Sunday, June 6, 2010
First Friday, June 2010
This month I was presented with a reason to venture further North into Fishtown than I have ever been before. I am grateful for this nudge. Bridgette Bussey, a classmate and friend of mine from Drexel University was having an opening at Rocket Cat Café. Walking over from the Berks El station, I encountered a tank painted with pink camouflage and tagged with graffiti. I crossed through the grassy area where it sat, past a giant twelve-sided die, over to the café.
The coffee shop as an exhibition space is a firmly established cliché. But the eclectic character of Rocket Cat Café fosters a different experience. Make no mistake: this is the stuff of hipster fantasyland. The cluttered décor has the second-hand uniqueness of being assembled piecemeal from flea markets, thrift stores, and granny’s attic. There is a certain sense of intentional stylistic dilapidation, though everything is fully operational. Every corner of the place is idiosyncratic, making for interesting installation of the art. If the traditional coffee shop art show is the equivalent of an institutional gallery hanging, then this is closer to being haphazard salon style: artworks are fit in like puzzle pieces wherever there is room.
Outside of Rocket Cat Café is a Shepard Fairey mural, pasted up in April while the artist was in the region working on his show for Deitch Projects. There is nothing guerilla about the work, which was mounted with full permission. As much as I disliked Fairey’s offerings at Dietch Projects, for context and iconographic tedium, I happen to like the mural here. It meshes with the outward visual character of the neighborhood.
Up the block I visited three artist-run spaces. Most notably, Ryan V. Brennan’s collages at Part Time Studios burst out of the picture plane with irrepressible energy, rupturing the frames that house them like self-activated pop-up books which do not know their own strength. I enjoyed his “Cinemallage” pieces, which construct miniature worlds to house videos of stop-motion animation.
The vibe at VWVOFFKA gallery felt limited on ideas, not necessarily the fault of any individual artwork shown. I mostly avoided Highwire Gallery after a cursory breeze-through told me everything I would need to know about the current exhibition. If you can count on anything from artist-run spaces, it is the fact that they will be unpredictably hit-or-miss from show to show, and from artist to artist in group shows (not that I have any prior perspective specific to the three locations described here). What is important above all is that they exist.
I then hopped a bus down to Girard, from which I headed towards The Piazza. Does anyone out there know who does these street art tags of a submarine floating in a pint glass?
Kim Alsbrooks’ White Trash at Bambi Gallery took my breath away. Repurposing dirty trash, such as crumpled food containers or flattened beer cans, she adorns them with lovingly rendered cameos copied from late-Eighteenth and early-Nineteenth Century portraits. There are a number of currents playing upon the series, not limited to: turning trash into treasure; objects of mass consumption transformed into unique keepsakes; the juxtaposition of the dignified sitters versus the vulgarity of the marketing messages. For me, the pure pleasure of looking closely at each work was what clinched it. The miniature scale invites careful inspection, which allows one to see that these are not entirely polished portraits or exacting copies. The hand of the artist is very much present, imbuing a certain casualness that gives the impression of an intimate familiarity with the sitter.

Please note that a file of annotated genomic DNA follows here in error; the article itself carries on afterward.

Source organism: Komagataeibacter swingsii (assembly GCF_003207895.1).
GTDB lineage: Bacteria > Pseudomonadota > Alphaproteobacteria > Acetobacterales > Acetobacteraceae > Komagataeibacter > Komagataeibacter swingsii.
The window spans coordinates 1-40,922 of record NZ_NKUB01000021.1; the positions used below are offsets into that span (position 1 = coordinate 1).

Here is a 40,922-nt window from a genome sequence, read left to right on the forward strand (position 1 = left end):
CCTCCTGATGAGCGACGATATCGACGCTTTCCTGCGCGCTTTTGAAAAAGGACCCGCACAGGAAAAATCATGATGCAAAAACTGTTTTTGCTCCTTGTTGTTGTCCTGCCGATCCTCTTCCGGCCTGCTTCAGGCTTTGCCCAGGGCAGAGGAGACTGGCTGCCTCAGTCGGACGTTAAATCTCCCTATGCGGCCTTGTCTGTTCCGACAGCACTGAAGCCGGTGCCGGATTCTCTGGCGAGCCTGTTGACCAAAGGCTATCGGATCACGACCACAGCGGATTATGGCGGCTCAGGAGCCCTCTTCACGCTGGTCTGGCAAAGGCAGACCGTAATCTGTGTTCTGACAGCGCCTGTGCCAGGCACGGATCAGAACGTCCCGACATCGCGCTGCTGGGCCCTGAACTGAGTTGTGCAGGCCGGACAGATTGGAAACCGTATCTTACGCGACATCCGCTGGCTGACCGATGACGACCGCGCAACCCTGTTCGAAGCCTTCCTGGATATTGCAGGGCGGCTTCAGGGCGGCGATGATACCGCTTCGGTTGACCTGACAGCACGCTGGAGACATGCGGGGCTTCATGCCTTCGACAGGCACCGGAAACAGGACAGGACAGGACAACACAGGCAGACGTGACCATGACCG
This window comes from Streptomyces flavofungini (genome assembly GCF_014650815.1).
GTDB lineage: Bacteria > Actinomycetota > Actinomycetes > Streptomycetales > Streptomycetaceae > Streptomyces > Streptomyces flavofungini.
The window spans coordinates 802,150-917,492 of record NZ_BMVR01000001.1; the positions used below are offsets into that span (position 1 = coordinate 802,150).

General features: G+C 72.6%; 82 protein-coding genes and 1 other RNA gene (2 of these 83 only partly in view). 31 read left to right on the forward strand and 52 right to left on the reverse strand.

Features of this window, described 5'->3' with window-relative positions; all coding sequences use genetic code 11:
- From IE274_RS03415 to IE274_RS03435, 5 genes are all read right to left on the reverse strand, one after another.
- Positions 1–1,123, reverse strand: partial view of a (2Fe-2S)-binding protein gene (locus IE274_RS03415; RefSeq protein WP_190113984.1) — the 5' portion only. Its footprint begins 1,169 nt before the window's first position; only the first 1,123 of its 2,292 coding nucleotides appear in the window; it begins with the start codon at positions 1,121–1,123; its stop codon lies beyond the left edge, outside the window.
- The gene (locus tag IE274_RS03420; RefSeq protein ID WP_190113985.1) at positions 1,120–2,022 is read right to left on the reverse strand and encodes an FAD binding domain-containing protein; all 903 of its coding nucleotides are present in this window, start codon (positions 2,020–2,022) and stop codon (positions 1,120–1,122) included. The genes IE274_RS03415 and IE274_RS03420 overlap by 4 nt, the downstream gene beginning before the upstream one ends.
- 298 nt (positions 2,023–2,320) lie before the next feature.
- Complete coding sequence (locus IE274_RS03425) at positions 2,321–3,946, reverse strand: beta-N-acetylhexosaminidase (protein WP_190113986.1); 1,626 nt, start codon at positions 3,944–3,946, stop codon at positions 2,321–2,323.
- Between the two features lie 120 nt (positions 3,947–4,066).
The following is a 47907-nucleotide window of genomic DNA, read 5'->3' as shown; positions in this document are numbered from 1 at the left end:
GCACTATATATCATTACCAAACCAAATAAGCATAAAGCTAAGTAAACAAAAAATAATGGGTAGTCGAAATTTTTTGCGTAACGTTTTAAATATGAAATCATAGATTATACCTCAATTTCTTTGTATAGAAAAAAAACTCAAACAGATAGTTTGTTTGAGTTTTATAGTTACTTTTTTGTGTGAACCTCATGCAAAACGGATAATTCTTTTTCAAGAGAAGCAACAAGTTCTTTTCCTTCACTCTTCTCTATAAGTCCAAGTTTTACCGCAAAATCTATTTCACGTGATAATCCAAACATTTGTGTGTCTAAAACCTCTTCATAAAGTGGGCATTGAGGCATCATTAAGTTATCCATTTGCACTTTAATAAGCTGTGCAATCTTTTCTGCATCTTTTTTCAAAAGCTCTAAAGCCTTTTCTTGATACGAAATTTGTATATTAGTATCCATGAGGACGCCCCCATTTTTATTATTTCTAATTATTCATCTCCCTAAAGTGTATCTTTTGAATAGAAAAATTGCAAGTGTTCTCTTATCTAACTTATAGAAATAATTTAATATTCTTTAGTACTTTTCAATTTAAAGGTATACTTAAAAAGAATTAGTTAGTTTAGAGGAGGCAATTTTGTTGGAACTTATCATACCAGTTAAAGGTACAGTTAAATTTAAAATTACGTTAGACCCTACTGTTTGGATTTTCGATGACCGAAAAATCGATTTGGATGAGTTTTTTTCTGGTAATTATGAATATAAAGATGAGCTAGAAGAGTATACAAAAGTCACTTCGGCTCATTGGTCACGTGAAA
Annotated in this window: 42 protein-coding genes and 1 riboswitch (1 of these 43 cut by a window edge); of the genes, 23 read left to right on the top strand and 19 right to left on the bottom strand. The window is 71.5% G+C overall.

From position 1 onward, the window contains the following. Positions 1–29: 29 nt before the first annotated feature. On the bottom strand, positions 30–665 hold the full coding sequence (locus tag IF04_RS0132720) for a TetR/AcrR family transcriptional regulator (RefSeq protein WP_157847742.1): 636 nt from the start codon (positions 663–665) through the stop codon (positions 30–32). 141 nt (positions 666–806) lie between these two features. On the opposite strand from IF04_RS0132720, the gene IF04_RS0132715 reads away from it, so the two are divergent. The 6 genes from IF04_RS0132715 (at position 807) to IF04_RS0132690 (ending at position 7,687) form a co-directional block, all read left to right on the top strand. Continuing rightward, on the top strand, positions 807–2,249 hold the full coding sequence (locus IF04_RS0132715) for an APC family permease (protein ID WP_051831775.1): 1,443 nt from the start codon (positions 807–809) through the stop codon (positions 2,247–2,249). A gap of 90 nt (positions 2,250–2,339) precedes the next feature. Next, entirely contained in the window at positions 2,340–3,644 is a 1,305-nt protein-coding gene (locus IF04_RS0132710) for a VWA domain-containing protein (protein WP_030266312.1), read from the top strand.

Andrés Alvarez, also a recycler, shared the gallery with her, fashioning collaged cereal boxes into his canvas. His paintings are larger-in-scale landscapes that allow much of the underlying layer of found material to shine through. For the evening, Bambi Gallery felt positively Neoclassical Academic by way of the Twenty-first Century.
I ended my First Friday crawl at Projects Gallery for It’s Who You Know. The premise is that five local artists, who have previously shown there, were chosen to invite five other artists to contribute one work. Is the concept terribly original? What professional community does not operate within the network of “it’s not what you know, it’s who you know”? The description on their website elaborates, “With no prevailing theme, the work will represent the taste and artistic expressions of the initial five. It will be illustrative of overlapping styles within social groups while highlighting the schisms that exist between the groups themselves.” Based on what I saw, I would agree with the first statement (which is simply factual), but not so much on the second point (which is a bunch of hooey).
That said, I had few arguments with the five artists’ curating choices. I adored Mia Rosenthal’s hand drawing of every piece of cereal in a General Mills 8 Pack, which would transfer beautifully to a silkscreen repeat pattern. I also liked Brooke Holloway’s contribution, which cuts to the heart of the gender politics at play in all of her work that I’ve seen, minus the obviousness of the blatantly sexual imagery she often uses. One final notable, among many other solid pieces not to be listed, was Aubrie Costello’s cigarette pack proscenia for exotic dancers (another recycled trash artwork!).
Seeing the one Susan Howard painting in the back gallery, I am really kicking myself for missing Tipping Point at Projects last month.